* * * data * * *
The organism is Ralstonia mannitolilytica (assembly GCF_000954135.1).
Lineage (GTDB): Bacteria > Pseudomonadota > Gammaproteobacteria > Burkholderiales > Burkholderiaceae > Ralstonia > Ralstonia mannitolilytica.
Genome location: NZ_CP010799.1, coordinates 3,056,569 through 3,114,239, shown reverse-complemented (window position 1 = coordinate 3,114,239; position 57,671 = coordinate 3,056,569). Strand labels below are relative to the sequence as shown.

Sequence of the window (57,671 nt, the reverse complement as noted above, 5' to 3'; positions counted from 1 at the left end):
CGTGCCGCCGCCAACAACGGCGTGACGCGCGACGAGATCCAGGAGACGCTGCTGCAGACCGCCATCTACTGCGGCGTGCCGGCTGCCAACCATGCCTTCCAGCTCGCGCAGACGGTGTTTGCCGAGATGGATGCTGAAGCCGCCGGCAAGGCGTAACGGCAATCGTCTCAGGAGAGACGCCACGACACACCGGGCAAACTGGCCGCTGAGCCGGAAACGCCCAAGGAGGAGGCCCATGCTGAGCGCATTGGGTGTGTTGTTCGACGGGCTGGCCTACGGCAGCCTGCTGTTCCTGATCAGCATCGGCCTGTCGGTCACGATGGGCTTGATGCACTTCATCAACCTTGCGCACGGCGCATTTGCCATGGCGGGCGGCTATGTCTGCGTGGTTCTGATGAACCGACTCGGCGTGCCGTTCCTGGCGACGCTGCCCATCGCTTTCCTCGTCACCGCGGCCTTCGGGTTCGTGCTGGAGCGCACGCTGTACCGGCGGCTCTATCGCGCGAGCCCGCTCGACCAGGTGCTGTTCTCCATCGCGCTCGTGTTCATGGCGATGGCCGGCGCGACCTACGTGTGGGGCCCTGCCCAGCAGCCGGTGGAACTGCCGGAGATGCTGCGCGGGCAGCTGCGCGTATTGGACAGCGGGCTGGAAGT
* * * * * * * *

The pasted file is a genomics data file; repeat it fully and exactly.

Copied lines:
The organism is Ralstonia mannitolilytica (assembly GCF_000954135.1).
Lineage (GTDB): Bacteria > Pseudomonadota > Gammaproteobacteria > Burkholderiales > Burkholderiaceae > Ralstonia > Ralstonia mannitolilytica.
Genome location: NZ_CP010799.1, coordinates 3,056,569 through 3,114,239, shown reverse-complemented (window position 1 = coordinate 3,114,239; position 57,671 = coordinate 3,056,569). Strand labels below are relative to the sequence as shown.

Sequence of the window (57,671 nt, the reverse complement as noted above, 5' to 3'; positions counted from 1 at the left end):
CGTGCCGCCGCCAACAACGGCGTGACGCGCGACGAGATCCAGGAGACGCTGCTGCAGACCGCCATCTACTGCGGCGTGCCGGCTGCCAACCATGCCTTCCAGCTCGCGCAGACGGTGTTTGCCGAGATGGATGCTGAAGCCGCCGGCAAGGCGTAACGGCAATCGTCTCAGGAGAGACGCCACGACACACCGGGCAAACTGGCCGCTGAGCCGGAAACGCCCAAGGAGGAGGCCCATGCTGAGCGCATTGGGTGTGTTGTTCGACGGGCTGGCCTACGGCAGCCTGCTGTTCCTGATCAGCATCGGCCTGTCGGTCACGATGGGCTTGATGCACTTCATCAACCTTGCGCACGGCGCATTTGCCATGGCGGGCGGCTATGTCTGCGTGGTTCTGATGAACCGACTCGGCGTGCCGTTCCTGGCGACGCTGCCCATCGCTTTCCTCGTCACCGCGGCCTTCGGGTTCGTGCTGGAGCGCACGCTGTACCGGCGGCTCTATCGCGCGAGCCCGCTCGACCAGGTGCTGTTCTCCATCGCGCTCGTGTTCATGGCGATGGCCGGCGCGACCTACGTGTGGGGCCCTGCCCAGCAGCCGGTGGAACTGCCGGAGATGCTGCGCGGGCAGCTGCGCGTATTGGACAGCGGGCTGGAAGT